Looking across the gates of Bill Hart's ranch at Newhall. Here, but for domestic tribulations,
Bill's little boy. Bill, Jr., now seven, would be playing happily


"ILL you kiss your daddy goodbye, son?" Bill Hart
asked his boy.

"I will if you don't cry again," said the little
fellow. He was only three then, but he knew that
something pretty terrible was tearing the heartstrings of the
gaunt, thin-lipped man who was on his knees before him. Bill
Hart clasped the little son he had not held in his arms since the
sixth day of the boy's life, and composed his features with all
the strength he could summon. "Goodbye, son," he said. "Be
a good boy."

That meeting was hail and farewell, for William S. Hart has
never seen his boy since.
That was four years ago. It
was Bill Hart, Jr.'s third
birthday. I took the baby
from his party to make a
brief call on his father. I
tremble now when I think
of my boldness, for at that
time I was not acquainted
with Bill Hart.

I came forth shaken to
the soul. There was a feel-
ing that I had trespassed in
the sanctuary of a human
heart, a heart wounded al-
most unto death. Like
others, I had wondered
what lay behind the silence
and mystery of this man.

No accusation had ever
drawn forth an answer, only
silence. Now the reason be-
came clear. There was that
little golden -haired boy with
his father's face. He would
grow up to bear an honored
name. Bill Hart was seeing
to that in his own way . . .
and I understood for the
first time that a great heart


Bill Hart and his wife, Winifred Westover, in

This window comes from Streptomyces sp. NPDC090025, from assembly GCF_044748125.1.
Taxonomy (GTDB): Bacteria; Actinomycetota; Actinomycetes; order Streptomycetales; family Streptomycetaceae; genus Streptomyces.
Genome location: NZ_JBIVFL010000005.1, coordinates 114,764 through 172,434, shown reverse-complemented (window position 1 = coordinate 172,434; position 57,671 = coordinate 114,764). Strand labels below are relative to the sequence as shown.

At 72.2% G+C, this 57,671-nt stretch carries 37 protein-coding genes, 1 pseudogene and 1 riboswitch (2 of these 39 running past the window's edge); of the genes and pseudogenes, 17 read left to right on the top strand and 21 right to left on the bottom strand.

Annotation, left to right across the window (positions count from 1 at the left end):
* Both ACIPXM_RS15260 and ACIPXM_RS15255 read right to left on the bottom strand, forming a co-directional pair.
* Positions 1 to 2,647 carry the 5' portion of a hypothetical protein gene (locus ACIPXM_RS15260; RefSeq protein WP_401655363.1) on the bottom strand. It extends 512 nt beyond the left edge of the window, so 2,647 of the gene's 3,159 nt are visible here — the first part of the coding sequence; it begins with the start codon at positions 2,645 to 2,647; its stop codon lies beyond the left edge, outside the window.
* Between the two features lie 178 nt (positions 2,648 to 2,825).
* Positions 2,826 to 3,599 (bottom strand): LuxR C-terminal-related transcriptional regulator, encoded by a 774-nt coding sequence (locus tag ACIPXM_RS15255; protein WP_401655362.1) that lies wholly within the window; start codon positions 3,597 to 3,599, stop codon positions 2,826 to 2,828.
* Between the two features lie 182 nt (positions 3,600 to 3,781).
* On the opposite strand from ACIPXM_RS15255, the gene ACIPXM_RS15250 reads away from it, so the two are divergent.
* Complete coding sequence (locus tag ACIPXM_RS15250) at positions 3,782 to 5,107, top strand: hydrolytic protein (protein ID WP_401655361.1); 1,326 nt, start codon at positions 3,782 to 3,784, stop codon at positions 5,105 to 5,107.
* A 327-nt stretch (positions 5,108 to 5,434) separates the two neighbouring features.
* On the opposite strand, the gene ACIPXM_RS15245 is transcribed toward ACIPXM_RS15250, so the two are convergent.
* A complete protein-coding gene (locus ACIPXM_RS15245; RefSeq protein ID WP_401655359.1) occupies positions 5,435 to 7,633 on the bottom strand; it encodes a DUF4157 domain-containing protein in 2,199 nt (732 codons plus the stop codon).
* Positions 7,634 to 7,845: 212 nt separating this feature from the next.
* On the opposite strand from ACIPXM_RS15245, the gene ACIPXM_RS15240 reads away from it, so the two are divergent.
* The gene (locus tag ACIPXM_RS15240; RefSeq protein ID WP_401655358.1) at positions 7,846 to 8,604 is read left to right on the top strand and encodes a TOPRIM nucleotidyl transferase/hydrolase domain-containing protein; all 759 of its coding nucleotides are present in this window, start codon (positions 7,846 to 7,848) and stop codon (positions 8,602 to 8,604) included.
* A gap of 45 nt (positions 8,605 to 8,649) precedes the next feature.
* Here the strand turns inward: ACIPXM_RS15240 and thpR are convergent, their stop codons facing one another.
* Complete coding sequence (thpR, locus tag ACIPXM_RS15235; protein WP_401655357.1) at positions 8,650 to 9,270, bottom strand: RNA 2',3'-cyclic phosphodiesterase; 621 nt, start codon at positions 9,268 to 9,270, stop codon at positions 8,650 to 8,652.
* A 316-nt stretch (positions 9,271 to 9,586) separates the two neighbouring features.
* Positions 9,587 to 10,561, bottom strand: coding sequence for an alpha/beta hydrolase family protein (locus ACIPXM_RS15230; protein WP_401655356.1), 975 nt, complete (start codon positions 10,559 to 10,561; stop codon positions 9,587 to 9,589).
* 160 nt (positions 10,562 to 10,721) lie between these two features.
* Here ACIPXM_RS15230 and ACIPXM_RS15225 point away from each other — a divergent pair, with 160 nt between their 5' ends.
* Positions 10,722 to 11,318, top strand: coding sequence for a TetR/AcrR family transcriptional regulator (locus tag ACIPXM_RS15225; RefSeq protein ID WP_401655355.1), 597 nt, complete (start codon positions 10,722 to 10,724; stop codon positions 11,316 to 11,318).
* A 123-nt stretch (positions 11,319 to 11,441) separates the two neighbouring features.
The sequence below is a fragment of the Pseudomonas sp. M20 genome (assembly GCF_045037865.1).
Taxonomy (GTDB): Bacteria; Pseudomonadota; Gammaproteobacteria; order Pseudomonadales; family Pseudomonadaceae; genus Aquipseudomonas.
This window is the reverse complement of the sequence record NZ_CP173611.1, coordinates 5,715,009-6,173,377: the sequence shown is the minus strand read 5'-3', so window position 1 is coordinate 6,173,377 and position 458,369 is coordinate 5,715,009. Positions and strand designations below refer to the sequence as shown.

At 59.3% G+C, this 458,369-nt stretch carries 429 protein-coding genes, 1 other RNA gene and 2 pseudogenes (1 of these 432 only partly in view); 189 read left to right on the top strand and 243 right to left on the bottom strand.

happier days, before they separated. Little did they

dream then of trouble. It broke Bill's heart to

part with his son

in its wisdom had seen beyond selfishness to renunciation.
Two years later, in a windswept pass in the mountains beyond
Truckee, I met Bill Hart again. It was bitter cold, for it was
February in the Sierras. The deputies seeking to serve Hart
with his wife's divorce papers had consented to take a rather
frozen but ambitious female reporter from Reno along.

"We just didn't hitch, "saidBill . . . and the world wondered
and did not understand why he gave no sign. Bill Hart went
home to a sickbed and lay in danger of his life. It was not all
cold weather that did that. There was something in that face
that was not the cold, that day in the mountain pass. There are

some riddles in life that two
guns are powerless against.
Brokendreams, forinstance.

YO U see there was a group
of trees on a hillside that
would never see a little boy
playing Indian with his tipi
pitched under their shade,
as the little boy's father had
dreamed. There is the little
boy, but he lives in an
apartment in Hollywood,